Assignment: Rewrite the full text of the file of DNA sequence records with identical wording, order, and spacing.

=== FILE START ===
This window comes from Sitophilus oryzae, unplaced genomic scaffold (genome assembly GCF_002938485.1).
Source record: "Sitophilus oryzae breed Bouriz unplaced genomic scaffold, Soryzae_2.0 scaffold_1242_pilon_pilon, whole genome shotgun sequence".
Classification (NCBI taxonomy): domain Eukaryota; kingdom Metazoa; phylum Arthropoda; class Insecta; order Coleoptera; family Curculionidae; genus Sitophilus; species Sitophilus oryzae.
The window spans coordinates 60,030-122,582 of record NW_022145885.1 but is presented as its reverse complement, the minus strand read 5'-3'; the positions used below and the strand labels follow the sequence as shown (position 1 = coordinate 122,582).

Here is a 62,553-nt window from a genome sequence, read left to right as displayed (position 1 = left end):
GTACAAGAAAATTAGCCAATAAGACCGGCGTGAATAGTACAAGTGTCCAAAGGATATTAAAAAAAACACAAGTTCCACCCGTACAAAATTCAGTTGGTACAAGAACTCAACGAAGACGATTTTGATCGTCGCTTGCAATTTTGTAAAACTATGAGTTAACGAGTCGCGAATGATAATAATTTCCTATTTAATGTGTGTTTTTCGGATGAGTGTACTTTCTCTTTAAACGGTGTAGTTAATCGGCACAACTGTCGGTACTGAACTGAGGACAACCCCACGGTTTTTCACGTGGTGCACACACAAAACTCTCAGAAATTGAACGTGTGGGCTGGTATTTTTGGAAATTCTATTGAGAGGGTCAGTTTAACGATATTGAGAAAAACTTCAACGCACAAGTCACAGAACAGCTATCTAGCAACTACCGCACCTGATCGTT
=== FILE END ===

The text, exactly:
This window comes from Sitophilus oryzae, unplaced genomic scaffold (genome assembly GCF_002938485.1).
Source record: "Sitophilus oryzae breed Bouriz unplaced genomic scaffold, Soryzae_2.0 scaffold_1242_pilon_pilon, whole genome shotgun sequence".
Classification (NCBI taxonomy): domain Eukaryota; kingdom Metazoa; phylum Arthropoda; class Insecta; order Coleoptera; family Curculionidae; genus Sitophilus; species Sitophilus oryzae.
The window spans coordinates 60,030-122,582 of record NW_022145885.1 but is presented as its reverse complement, the minus strand read 5'-3'; the positions used below and the strand labels follow the sequence as shown (position 1 = coordinate 122,582).

Here is a 62,553-nt window from a genome sequence, read left to right as displayed (position 1 = left end):
GTACAAGAAAATTAGCCAATAAGACCGGCGTGAATAGTACAAGTGTCCAAAGGATATTAAAAAAAACACAAGTTCCACCCGTACAAAATTCAGTTGGTACAAGAACTCAACGAAGACGATTTTGATCGTCGCTTGCAATTTTGTAAAACTATGAGTTAACGAGTCGCGAATGATAATAATTTCCTATTTAATGTGTGTTTTTCGGATGAGTGTACTTTCTCTTTAAACGGTGTAGTTAATCGGCACAACTGTCGGTACTGAACTGAGGACAACCCCACGGTTTTTCACGTGGTGCACACACAAAACTCTCAGAAATTGAACGTGTGGGCTGGTATTTTTGGAAATTCTATTGAGAGGGTCAGTTTAACGATATTGAGAAAAACTTCAACGCACAAGTCACAGAACAGCTATCTAGCAACTACCGCACCTGATCGTT